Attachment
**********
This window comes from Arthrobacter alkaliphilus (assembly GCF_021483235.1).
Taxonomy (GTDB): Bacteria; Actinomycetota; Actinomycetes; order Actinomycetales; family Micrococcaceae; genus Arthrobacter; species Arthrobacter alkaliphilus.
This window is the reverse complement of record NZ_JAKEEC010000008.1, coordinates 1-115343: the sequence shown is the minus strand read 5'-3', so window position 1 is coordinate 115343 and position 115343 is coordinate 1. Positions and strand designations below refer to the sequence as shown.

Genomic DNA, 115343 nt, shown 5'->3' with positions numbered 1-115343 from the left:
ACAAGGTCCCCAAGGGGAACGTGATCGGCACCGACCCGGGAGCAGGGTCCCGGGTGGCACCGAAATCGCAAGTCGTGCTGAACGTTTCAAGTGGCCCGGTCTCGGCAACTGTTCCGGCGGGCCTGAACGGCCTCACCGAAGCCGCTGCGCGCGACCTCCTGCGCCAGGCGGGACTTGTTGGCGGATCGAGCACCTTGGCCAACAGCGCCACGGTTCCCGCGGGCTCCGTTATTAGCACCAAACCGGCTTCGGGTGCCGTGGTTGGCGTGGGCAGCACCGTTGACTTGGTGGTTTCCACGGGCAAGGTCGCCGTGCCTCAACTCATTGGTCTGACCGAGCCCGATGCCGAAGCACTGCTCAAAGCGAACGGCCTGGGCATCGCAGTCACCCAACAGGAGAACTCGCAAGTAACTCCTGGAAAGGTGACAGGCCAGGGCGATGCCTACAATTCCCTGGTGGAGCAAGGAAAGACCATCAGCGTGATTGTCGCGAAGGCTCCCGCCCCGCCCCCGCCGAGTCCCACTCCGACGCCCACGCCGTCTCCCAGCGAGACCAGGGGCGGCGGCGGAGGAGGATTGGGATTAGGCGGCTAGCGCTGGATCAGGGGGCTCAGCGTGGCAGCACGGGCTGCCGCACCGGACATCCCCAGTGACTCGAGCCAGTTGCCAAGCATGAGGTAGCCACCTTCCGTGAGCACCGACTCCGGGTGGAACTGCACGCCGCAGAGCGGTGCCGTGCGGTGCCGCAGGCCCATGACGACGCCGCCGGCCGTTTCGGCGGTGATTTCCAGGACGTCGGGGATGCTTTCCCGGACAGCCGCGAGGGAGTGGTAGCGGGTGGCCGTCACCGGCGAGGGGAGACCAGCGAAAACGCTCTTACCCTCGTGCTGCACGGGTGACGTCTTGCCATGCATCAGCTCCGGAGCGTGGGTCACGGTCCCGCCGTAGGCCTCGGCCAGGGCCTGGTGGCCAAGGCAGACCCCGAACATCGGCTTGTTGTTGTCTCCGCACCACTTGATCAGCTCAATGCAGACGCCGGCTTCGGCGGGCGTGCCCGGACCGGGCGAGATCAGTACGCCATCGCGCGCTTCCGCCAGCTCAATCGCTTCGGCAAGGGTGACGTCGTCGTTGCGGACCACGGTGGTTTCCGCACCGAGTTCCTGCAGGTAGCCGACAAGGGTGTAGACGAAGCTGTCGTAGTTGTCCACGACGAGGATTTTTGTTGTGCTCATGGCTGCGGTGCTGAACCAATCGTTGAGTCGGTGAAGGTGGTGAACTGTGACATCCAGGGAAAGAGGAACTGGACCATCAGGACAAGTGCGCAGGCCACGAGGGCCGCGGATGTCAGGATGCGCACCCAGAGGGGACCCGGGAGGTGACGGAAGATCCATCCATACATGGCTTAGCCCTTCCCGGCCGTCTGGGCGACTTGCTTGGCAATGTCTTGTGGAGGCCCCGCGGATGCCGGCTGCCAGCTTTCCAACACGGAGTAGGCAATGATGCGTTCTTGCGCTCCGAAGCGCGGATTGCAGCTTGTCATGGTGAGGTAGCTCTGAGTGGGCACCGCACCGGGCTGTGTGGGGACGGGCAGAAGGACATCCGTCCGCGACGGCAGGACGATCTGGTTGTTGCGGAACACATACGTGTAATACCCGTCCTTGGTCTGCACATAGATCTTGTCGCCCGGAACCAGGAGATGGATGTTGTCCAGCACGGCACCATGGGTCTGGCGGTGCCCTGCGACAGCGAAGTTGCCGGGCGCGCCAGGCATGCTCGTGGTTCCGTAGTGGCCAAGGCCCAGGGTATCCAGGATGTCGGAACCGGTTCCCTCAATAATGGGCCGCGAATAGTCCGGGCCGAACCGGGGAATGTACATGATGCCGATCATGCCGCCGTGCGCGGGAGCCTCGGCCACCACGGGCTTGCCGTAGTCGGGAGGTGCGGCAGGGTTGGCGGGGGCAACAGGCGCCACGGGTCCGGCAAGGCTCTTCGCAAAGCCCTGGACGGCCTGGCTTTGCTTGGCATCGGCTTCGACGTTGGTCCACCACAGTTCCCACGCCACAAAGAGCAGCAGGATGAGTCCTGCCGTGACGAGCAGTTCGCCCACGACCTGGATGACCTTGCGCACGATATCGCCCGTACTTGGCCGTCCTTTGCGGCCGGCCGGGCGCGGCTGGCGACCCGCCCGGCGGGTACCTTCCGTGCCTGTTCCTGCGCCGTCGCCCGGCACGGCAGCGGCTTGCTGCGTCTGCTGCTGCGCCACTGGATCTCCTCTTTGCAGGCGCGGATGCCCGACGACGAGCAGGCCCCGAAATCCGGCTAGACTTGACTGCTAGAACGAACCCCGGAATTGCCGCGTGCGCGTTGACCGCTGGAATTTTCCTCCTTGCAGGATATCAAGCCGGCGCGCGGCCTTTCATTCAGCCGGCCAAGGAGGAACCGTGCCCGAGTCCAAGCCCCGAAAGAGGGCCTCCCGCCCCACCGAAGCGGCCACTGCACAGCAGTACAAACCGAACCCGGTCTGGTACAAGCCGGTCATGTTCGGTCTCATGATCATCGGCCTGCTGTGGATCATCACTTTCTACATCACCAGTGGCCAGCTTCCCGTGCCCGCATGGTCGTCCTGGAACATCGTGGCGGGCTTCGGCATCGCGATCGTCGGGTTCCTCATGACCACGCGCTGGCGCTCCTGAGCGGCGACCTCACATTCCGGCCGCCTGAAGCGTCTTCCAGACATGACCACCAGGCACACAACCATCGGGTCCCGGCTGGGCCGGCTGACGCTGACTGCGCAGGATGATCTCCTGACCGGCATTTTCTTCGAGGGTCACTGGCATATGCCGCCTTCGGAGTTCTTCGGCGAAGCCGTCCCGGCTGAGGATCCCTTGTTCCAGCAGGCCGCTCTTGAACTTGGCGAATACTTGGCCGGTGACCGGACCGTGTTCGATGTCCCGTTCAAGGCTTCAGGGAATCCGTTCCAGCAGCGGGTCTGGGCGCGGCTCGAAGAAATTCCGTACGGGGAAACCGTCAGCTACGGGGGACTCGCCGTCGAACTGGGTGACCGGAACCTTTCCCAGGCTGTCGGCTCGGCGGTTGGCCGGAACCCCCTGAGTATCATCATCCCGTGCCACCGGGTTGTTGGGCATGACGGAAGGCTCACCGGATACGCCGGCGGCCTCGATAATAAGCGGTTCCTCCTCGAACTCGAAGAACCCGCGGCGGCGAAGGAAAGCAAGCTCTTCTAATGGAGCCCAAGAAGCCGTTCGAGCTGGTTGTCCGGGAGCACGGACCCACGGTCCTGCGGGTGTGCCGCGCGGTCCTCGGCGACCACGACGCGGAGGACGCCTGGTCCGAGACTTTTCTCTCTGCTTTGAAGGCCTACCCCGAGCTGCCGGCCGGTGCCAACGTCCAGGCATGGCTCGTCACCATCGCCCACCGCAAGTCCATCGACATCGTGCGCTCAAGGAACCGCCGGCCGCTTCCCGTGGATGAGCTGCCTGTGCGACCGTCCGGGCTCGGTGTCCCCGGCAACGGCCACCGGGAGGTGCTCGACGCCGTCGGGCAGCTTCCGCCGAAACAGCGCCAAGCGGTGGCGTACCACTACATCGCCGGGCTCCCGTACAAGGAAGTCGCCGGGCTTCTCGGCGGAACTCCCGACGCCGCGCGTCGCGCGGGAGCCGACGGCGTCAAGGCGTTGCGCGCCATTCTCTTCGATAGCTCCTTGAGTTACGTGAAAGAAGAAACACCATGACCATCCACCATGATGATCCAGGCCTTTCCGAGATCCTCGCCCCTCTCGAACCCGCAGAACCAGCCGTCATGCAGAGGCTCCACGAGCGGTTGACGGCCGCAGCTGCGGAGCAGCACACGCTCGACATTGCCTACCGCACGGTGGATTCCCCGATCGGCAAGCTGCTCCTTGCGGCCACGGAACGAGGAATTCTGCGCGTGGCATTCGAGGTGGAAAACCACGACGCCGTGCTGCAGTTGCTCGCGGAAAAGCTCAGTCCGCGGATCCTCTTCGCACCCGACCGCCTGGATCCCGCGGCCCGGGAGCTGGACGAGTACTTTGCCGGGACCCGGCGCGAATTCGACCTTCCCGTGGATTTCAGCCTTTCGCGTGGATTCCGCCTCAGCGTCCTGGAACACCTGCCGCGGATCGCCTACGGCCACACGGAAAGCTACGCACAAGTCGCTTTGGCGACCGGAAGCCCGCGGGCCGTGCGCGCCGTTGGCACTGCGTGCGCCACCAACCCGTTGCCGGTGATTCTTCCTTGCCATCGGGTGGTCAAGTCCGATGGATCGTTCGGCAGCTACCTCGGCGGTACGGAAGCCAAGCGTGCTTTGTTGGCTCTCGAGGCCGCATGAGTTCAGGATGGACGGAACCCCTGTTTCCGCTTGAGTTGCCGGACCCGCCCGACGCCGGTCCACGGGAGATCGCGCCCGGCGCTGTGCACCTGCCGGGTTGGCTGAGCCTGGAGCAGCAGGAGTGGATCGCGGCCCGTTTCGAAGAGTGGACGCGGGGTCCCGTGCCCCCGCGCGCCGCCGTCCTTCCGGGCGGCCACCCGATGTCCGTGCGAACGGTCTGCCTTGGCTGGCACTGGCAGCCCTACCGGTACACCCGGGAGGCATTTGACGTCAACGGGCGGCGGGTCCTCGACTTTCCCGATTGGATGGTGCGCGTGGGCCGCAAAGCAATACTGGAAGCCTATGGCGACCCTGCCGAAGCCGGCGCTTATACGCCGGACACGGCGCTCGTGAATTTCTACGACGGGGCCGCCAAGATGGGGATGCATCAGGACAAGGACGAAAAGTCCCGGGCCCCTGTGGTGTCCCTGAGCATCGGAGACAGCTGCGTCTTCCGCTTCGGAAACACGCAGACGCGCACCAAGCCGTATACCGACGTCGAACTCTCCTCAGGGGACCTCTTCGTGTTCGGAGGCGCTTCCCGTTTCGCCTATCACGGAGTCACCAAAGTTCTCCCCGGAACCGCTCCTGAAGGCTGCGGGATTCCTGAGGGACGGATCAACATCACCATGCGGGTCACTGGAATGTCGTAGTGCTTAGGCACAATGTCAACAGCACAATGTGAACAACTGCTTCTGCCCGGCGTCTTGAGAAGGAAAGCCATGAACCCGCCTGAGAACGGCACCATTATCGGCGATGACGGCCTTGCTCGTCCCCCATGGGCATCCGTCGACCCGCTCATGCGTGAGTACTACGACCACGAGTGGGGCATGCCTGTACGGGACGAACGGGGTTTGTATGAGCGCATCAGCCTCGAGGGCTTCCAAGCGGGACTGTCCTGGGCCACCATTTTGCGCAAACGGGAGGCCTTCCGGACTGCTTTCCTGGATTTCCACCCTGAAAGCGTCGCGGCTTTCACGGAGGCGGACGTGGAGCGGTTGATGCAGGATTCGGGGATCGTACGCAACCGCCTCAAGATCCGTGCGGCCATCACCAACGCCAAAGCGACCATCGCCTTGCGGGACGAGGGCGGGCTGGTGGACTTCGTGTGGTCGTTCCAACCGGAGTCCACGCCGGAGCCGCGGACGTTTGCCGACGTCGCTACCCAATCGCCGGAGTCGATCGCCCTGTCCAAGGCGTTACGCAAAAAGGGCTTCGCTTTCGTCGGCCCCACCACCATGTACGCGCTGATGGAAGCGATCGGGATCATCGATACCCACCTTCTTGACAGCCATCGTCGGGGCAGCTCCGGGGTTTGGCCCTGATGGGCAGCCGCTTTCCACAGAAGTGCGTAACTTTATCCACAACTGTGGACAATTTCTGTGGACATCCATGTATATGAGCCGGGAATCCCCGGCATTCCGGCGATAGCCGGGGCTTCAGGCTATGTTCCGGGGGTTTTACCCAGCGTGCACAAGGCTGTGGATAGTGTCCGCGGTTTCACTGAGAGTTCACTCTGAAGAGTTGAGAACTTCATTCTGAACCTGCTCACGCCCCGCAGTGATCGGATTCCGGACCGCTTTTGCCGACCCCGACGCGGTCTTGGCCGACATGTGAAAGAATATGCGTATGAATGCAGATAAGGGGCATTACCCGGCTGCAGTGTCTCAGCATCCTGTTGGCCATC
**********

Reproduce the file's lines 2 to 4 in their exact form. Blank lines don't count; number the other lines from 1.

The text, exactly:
Taxonomy (GTDB): Bacteria; Actinomycetota; Actinomycetes; order Actinomycetales; family Micrococcaceae; genus Arthrobacter; species Arthrobacter alkaliphilus.
This window is the reverse complement of record NZ_JAKEEC010000008.1, coordinates 1-115343: the sequence shown is the minus strand read 5'-3', so window position 1 is coordinate 115343 and position 115343 is coordinate 1. Positions and strand designations below refer to the sequence as shown.

Genomic DNA, 115343 nt, shown 5'->3' with positions numbered 1-115343 from the left: